If your FIRST name begins with the letters A-K, read the articles by Midgley (pp. 186-188) and Domb (pp. 182-185). Does either of the themes above express a common theme in the two articles? Illustrate your answer with a couple of examples.
If your FIRST name begins with the letters L-Z, read the articles by Ferguson and Hewlett (pp. 175-177 and 178-181). Does either of the themes above express a common theme in the two articles? Illustrate your answer with a couple of examples
Full Weekly Paper # 2 due September 24
Write a two-page paper on the following. Bring TWO COPIES to class on Tuesday and be prepared to discuss it with your group.
When Hume developed his critique of the Design Argument, the design argument was based on rather general understandings of the universe. Now, two hundred years later, the Design Argument has appeared in a different form: namely the Anthropic Principle or Fine Tuning Argument.
Does Hume's critique of the Design Argument, as summarized by Davis, still apply to the Fine Tuning Argument? Why or why not?
Hint: You do not need to address all of Hume's critiques of the design argument, which Davis subdivides into five categories and which, in class, I divided into four. You only need to consider one or at most two lines of reasoning. (As I will make clear in class, I consider that not of all these individual lines of reasoning are of equal weight.)
Full Weekly Paper #1, due September 17
Bring TWO word-processed copies to class and hand in ONE at the beginning of class.
This is a full weekly paper, which should be two double spaced pages long. .
Imagine that the student activities people have decided to sponsor an on-campus debate about the fine tuning issue. You are part of a student group that is trying to put together a list of possible debaters. You as an individual are asked to investigate the views of one particular individual, and report back to your group on "how that individual interprets the evidence for fine-tuning." Write a 1-2 page paper which describes your individual author's beliefs. Imagine that you will have to describe these beliefs in not too many words to other students who will be trying to decide whom to invite to this debate.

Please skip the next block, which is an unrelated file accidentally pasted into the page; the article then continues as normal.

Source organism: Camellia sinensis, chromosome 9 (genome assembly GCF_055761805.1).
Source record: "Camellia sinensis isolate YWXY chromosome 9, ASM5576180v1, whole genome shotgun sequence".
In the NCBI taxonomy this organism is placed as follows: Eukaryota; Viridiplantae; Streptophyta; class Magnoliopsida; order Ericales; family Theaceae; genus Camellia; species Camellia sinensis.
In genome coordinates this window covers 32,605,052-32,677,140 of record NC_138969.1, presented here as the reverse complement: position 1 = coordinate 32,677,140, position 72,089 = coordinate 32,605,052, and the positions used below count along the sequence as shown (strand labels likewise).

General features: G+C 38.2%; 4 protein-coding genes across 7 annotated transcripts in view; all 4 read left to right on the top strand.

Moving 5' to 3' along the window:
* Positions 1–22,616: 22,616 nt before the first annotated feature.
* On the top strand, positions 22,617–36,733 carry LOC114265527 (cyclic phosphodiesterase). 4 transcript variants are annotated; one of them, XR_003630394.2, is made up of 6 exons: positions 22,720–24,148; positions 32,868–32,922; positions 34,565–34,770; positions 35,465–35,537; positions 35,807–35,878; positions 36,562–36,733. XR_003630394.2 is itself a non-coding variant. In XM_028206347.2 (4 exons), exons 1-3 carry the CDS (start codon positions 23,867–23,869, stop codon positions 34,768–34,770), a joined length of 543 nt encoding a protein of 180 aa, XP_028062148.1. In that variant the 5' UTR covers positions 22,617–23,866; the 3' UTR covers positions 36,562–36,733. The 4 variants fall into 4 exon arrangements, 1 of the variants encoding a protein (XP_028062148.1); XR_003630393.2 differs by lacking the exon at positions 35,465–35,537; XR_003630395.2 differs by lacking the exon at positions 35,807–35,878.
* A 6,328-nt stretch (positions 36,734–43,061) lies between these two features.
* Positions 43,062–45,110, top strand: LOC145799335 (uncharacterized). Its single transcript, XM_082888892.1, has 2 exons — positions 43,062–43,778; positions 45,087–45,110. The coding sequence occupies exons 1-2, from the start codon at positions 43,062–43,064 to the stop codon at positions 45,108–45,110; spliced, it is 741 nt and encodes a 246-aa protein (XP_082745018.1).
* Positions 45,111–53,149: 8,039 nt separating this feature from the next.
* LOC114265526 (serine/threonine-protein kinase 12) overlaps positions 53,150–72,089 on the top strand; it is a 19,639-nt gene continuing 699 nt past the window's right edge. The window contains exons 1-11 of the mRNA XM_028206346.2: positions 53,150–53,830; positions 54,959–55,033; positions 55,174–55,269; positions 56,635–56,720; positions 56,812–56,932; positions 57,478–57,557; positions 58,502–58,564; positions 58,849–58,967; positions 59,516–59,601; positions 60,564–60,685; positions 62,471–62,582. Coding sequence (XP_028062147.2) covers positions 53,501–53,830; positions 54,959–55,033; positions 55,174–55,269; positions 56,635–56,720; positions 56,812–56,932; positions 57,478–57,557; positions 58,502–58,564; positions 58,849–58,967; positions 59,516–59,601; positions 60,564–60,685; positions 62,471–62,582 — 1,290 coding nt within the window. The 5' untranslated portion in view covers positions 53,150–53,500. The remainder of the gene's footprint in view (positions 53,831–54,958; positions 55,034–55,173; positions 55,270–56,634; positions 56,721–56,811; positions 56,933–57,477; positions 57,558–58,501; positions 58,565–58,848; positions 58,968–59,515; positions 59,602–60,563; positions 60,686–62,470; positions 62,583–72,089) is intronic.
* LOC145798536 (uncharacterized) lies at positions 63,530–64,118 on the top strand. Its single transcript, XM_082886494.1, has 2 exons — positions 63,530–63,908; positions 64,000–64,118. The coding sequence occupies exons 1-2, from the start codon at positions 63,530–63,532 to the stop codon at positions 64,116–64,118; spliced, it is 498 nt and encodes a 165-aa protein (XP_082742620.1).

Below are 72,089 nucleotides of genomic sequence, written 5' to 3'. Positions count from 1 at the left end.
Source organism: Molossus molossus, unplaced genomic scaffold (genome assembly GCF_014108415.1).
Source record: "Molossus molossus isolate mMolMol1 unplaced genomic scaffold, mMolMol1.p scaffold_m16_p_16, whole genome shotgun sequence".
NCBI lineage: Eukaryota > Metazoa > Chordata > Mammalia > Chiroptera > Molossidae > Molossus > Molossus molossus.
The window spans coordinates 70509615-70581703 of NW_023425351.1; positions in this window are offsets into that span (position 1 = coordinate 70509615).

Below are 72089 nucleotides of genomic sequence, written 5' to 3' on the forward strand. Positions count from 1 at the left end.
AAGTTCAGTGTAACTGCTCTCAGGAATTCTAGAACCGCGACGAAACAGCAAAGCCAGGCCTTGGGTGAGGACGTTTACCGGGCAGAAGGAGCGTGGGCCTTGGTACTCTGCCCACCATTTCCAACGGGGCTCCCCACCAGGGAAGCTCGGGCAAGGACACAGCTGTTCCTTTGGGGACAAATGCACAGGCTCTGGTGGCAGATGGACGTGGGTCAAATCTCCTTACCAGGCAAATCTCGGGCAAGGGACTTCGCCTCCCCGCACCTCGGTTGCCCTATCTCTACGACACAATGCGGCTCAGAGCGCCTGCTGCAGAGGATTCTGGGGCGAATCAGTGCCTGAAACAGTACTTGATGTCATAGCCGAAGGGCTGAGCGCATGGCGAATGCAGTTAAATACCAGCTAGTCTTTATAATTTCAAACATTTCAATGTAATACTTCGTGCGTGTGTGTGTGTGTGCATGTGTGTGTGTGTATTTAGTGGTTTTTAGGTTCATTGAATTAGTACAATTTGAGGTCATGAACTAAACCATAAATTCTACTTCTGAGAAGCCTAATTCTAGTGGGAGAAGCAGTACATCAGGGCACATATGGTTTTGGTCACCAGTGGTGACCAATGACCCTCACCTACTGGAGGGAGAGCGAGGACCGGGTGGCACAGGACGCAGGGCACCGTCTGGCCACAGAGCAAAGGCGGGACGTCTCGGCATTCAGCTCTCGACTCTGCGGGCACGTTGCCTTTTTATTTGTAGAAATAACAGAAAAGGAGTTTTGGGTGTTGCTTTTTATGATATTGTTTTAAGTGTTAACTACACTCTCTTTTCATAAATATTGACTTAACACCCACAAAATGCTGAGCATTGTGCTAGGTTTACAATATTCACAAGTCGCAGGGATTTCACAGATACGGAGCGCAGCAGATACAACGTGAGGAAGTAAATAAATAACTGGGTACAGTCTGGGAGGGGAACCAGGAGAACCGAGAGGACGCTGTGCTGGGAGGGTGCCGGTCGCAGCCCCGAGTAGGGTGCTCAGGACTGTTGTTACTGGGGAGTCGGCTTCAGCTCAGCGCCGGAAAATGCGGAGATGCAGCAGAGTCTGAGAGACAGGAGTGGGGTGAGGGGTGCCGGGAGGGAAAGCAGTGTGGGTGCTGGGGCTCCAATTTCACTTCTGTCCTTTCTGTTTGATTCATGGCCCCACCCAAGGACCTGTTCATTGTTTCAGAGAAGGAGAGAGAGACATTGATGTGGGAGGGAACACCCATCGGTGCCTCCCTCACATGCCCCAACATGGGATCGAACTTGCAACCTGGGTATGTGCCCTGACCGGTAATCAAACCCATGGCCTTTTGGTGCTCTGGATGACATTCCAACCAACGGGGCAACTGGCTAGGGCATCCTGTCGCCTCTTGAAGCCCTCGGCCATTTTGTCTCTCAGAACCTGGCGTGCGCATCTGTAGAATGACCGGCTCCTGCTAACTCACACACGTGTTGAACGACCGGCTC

The three possible speakers are John Polkinghorne, Owen Gingerich, and Freeman Dyson. The readings for each of them are on electronic reserve.
In a jigsaw assignment, each of you will become an "expert" on one of these authors. We will do a jigsaw activity in class next Tuesday and discuss your papers. It would probably help you participate in this discussion if you brought a copy of your paper to refer to in the discussion.
A random process has led to the following assignments.
If your last name begins with A-F, read the article by Polkinghorne and write a paper on Polkinghorne.
If your last name begins with G-O, read the article by Dyson and write a paper on Dyson.
If your last name begins with P-Z, read the article by Gingerich and write a paper on Gingerich.
First Mini-weekly paper#1 due September 10, 2002
A mini-weekly paper should be one long paragraph or two short paragraphs. It will be graded on a simple 5-point scale and must be responsive to the topic suggested.
You are talking to two friends, Jennifer and Michael. Jennifer has heard that you are taking a course in science and religion and is asking you to suggest a book for her to read.
Michael jumps into the conversation and suggests a recent book by Stephen Jay Gould, Rock of Ages. You do not need to read his book or anything about it to answer this question. While the book is quite long, its thesis can be summarized in two words: "Non-overlapping Magisteria." In simpler words, Gould's view is that science teaches you about the natural world and religion deals with a number of other issues like ethics and the nature of God, and that these two views of the Universe do not overlap.
Based on what you know now in this course, what is your response to Michael's suggestion? Write one paragraph, which should be word-processed and handed in at the BEGINNING OF CLASS on September 10.